Xansa PLC, a Reading, U.K.-based IT outsourcing and business process outsourcing (BPO) company, is to increase its staff in India by 400 by April this year, taking the total number of staff in the country to about 2,000, according to an executive of the company. The firm is also building new services delivery capacity in the country.
“In India we are continuing to grow rapidly and have increased our headcount by over 50 per cent since the start of our financial year in May,” said Alistair Cox, chief executive of the company at a recent conference in Mumbai organized by the Delhi-based National Association of Software and Service Companies (NASSCOM).
Xansa’s new facilities at Noida and Chennai are already functioning and the next phase of construction of a facility at Pune is underway to deliver more seats this year. Once fully built, Xansa’s total capacity in India will provide 10,000 seats on a single-shift basis, according to the company. The firm has been operating in India since 1989, using the country as a key offshore location for services delivery.
Xansa delivers IT outsourcing and BPO services to its clients in the U.K. and U.S. using operations in the U.K. and India. The company currently employs about 6,000 people between India and the U.K.
“We have continued to increase the scope of services offered as well as the number of clients served,” said Cox. “Our focus in India is two-fold. Firstly, the delivery of integrated IT services to our clients combining skills from offshore with those already in place onshore. Secondly, the provision of high-value, complex back-office processes with the potential to move into front-office processes as our clients require.”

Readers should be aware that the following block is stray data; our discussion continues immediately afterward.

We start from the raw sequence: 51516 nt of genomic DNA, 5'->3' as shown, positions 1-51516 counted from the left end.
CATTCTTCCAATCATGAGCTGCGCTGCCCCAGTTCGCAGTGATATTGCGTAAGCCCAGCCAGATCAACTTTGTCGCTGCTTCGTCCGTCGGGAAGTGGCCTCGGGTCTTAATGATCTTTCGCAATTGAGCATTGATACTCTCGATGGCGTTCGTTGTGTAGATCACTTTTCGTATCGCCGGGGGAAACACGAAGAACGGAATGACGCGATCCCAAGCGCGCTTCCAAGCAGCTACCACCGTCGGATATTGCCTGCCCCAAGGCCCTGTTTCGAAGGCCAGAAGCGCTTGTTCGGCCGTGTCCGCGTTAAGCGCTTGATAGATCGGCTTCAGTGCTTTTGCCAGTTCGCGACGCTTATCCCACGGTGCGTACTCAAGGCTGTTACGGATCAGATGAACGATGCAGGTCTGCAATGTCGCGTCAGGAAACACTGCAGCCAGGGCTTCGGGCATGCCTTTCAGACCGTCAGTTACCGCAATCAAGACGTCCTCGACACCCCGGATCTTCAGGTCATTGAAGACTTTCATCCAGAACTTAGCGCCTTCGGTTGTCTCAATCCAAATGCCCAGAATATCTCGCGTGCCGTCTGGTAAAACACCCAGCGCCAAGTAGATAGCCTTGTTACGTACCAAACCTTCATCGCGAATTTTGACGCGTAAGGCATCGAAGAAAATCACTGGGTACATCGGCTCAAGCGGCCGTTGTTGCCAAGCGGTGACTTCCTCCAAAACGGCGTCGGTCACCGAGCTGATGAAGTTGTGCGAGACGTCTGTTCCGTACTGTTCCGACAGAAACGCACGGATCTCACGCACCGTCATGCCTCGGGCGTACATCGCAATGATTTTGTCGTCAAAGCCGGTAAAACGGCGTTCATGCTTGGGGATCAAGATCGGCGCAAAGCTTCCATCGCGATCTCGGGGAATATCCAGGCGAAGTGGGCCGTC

Anticipating growth in both its IT and BPO services business, the company is recruiting heavily to meet anticipated demand. “Growth in the BPO area has been particularly significant and we now operate 10 discrete processes offshore for a number of different clients up from one a year ago,” Cox said.
India’s IT services and BPO industry got a strong endorsement from U.K. representatives at the NASSCOM event. Addressing the conference, the U.K.’s minister of state for energy and e-commerce Stephen Timms assured Indian industry that the U.K. will not use anti-outsourcing bills and other protectionist measures that would affect outsourcing of work to India.
Outsourcing of work to India and other low-cost locations has come in for criticism from workers in both the U.K. and the U.S. The U.S. Senate passed in January an omnibus Appropriations Bill totaling US$328 billion, which contains provisions that restrict government contractors from outsourcing work overseas, which is commonly know as offshoring. Both the U.S. federal legislature and some state legislatures are considering bills that would curb outsourcing of government contracts to locations outside the U.S.